The Minister for Jobs, Enterprise and Innovation, Richard Bruton TD, will depart on Sunday 29th April to lead a five-day, five-city investment mission to the East, South and Mid-West of the USA, to meet companies considering investing and creating jobs in Ireland.
The IDA mission to Boston, Raleigh, Atlanta, Minneapolis and Chicago will focus particularly on companies in the technology, health/life sciences and financial services sectors, and the Minister will meet 19 companies ranging from start-ups to multi-billion dollar world-leading companies.
During the five full days of the trip, the Minister, who will be accompanied by Barry O’Leary, CEO of IDA Ireland, as well as other officials, will meet 19 companies, including:
- 9 technology companies, including 4 in software
- 4 health/life-sciences companies
- Companies also in the food, business services, aviation and financial services sectors
- Companies with combined annual revenues of over $300billion and combined workforces of over 800,000 worldwide
- Companies with operations already in Ireland as well as companies who may be considering investing here for the first time
- Members of the US media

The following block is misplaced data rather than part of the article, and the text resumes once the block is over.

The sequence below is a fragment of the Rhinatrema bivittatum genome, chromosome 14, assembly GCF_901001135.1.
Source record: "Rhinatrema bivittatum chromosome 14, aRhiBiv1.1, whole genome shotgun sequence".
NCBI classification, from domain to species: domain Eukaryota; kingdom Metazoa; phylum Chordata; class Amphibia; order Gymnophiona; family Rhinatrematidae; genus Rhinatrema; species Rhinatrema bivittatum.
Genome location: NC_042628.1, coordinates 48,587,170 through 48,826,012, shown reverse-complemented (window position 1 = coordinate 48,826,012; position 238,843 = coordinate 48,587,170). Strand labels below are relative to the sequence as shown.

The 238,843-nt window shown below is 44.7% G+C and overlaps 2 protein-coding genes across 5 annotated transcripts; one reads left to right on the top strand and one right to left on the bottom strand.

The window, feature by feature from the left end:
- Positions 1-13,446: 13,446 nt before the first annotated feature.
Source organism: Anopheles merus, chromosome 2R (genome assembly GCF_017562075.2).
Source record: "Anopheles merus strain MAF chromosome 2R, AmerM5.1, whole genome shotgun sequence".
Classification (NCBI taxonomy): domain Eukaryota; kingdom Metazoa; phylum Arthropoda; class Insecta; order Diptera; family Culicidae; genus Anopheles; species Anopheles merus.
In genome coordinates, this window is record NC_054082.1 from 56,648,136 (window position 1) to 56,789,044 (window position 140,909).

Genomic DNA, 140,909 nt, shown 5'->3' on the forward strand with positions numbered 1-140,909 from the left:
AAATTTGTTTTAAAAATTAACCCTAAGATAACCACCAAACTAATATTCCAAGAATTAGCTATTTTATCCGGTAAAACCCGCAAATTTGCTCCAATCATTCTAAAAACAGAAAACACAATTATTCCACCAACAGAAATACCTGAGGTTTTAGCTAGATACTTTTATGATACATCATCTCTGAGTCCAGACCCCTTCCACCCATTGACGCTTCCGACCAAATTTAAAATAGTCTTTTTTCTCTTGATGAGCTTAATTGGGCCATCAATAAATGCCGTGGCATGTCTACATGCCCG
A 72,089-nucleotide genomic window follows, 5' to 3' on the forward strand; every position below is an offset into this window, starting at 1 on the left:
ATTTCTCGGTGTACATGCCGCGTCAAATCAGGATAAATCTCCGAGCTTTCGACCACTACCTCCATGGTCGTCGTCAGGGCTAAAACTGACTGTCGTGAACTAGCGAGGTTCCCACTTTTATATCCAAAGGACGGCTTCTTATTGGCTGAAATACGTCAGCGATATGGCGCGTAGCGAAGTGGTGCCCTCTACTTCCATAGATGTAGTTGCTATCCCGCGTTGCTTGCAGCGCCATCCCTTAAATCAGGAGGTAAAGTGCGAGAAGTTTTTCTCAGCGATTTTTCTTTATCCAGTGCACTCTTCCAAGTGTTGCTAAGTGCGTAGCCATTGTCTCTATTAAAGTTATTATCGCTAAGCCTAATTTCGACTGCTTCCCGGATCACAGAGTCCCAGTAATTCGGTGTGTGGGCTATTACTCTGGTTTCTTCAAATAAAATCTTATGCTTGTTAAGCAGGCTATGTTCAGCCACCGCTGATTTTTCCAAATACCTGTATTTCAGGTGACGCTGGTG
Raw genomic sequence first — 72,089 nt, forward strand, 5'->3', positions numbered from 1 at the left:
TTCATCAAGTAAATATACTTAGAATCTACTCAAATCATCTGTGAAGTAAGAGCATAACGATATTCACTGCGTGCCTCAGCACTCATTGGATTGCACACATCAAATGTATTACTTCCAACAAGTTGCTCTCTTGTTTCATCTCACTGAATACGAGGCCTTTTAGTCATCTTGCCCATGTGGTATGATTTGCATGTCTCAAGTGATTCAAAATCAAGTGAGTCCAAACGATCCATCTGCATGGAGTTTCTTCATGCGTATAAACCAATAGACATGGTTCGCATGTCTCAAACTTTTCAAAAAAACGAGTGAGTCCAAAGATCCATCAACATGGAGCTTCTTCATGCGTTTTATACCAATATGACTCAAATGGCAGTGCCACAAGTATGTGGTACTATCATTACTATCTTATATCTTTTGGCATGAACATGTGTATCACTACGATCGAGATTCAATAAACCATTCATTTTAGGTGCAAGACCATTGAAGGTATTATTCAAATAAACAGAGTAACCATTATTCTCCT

Before departing, Minister Bruton said:
“Foreign direct investment forms a key part of this Government’s strategy for growth and jobs. Multinational companies are responsible for 250,000 jobs and over €19billion of direct spend in our economy, and a string of announcements over recent weeks from world-leading companies including Apple and Mylan shows that these companies increasingly see Ireland as a location where they can invest and create jobs. Through the Action Plan for Jobs we are determined to build on this, and develop deeper relationships with more multinational companies to create more jobs”.
“During this busy week I will be meeting 19 companies from a wide range of sectors who are considering creating new jobs in Ireland. When I meet senior executives from multinationals like these, they are increasingly impressed by what Ireland has to offer as a gateway to the European market. They are interested to hear about all aspects of what Ireland has to offer, including our skilled workforce, our pro-business environment, our tax offering, our base of multinationals already here, and our relationship with Europe. I look forward to hearing their concerns and telling them that Ireland is open for business, open for investment, and my hope is that this will lead to more jobs created in Ireland in the near future”.